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There’s a big American kid playing for the Windsor Spitfires that has been rocketing up draft lists in the second half of the season. When I say big, I mean huge – Logan Brown is already 6’6 and may still be growing.  Brown has the potential to develop into the big, dynamic centre that every team in the NHL craves, including the Canadiens. Many of the experts have the Habs grabbing Brown with the ninth selection, and it appears they could do a lot worse. That said, Montreal needs goals and Brown is more a set-up man than a sniper so there may be better options to fit their needs.


DOB: March 5, 1998; Raleigh, North Carolina, USA
Height: 6’6.25
Weight: 220


CSB: 7 (North American Skaters)
ISS: 7
TSN-McKenzie: 13
TSN-Button: 7
McKeens: 13
Hockey Prospect: 7
Future Considerations: 12
The Hockey News: 14


Scouting Report

Most scouting reports on Brown start with his size – he’s a tough guy to knock off the puck and has excellent reach already, and he still seems to have room to grow. He’s a good skater, especially for a guy that big, and sports tremendous vision and hockey sense. If he can put it all together the team that picks him could end up with the kind of player that is among the hardest to find – a big, talented top-six centre that can distribute the puck.  Logan also comes from a hockey background, his father is former NHL defenceman Jeff Brown, who played over 700 games in the NHL and piled up 498 points from the back end.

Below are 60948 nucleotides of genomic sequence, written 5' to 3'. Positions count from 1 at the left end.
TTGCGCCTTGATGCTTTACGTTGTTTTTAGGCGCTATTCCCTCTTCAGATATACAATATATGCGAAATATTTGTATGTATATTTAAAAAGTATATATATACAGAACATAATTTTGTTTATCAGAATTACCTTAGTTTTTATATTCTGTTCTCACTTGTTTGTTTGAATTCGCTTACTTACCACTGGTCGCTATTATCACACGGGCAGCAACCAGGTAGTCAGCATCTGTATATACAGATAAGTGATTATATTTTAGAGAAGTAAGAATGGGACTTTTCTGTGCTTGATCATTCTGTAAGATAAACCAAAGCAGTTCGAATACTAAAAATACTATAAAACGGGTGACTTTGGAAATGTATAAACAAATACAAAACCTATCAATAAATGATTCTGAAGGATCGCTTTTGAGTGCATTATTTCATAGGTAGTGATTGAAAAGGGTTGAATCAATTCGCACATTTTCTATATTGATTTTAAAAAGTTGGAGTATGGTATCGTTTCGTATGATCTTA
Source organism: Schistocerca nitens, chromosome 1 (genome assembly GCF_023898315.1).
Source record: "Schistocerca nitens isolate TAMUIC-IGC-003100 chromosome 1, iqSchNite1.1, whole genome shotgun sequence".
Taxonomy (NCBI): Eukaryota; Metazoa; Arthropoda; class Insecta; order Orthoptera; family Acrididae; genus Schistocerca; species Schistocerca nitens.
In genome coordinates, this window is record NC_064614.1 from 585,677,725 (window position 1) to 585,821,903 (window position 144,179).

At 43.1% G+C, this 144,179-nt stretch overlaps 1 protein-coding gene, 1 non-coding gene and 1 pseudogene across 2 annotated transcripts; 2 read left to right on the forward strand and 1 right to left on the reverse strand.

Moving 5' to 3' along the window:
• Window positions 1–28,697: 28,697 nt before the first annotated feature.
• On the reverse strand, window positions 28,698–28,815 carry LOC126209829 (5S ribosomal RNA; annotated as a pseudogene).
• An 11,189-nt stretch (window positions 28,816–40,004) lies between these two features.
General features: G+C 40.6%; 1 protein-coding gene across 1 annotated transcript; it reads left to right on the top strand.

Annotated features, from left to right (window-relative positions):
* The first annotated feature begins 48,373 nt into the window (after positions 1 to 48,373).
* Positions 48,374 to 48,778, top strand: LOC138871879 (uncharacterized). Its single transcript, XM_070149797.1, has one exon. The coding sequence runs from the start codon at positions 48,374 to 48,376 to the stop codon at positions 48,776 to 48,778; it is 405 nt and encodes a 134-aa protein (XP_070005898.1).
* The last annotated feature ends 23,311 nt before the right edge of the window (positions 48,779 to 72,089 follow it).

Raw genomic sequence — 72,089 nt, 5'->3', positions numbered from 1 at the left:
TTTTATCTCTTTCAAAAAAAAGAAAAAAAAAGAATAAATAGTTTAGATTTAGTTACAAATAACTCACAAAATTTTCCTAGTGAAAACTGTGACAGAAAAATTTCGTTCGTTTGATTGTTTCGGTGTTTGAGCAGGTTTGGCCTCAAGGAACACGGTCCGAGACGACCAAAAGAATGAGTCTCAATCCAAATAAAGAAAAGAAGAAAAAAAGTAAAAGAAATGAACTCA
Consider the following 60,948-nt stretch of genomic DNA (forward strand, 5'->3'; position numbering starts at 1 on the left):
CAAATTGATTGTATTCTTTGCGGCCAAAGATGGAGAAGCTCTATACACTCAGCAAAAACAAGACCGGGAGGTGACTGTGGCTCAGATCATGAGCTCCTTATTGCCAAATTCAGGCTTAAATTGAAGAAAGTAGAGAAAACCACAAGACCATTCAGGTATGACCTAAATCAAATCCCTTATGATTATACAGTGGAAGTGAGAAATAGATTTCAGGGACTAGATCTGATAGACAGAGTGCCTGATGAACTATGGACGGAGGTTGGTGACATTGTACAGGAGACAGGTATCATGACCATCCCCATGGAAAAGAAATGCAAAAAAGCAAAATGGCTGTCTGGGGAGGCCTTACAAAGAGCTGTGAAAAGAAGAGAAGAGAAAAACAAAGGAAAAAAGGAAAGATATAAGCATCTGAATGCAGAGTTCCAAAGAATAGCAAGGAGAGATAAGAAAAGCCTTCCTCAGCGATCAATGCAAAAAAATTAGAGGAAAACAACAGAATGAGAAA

The major drawbacks on Brown appear to be his lack of readiness to play in the NHL – he isn’t someone you pick for today, but rather what you hope he could be. Despite his size he’s not all that strong as of yet (his father encouraged him to not do any weightlifting for fear it might stunt his growth) and actually lacks a physical component to his game. He’ll certainly need some time to pack on the muscle and hopefully develop a bit of a mean streak.


While Brown is huge, he definitely needs some time before he’ll be ready to step into an NHL lineup. This will allow him to add some bulk to his massive game and also refine his defensive game, which is a must for top six centres in today’s NHL. He’ll most likely need at least one, if not two, more years in junior – so it could be three or four years before we would see Brown in a Habs jersey. With this team likely in “win-now” mode, Brown may not be a fit given his projected development time.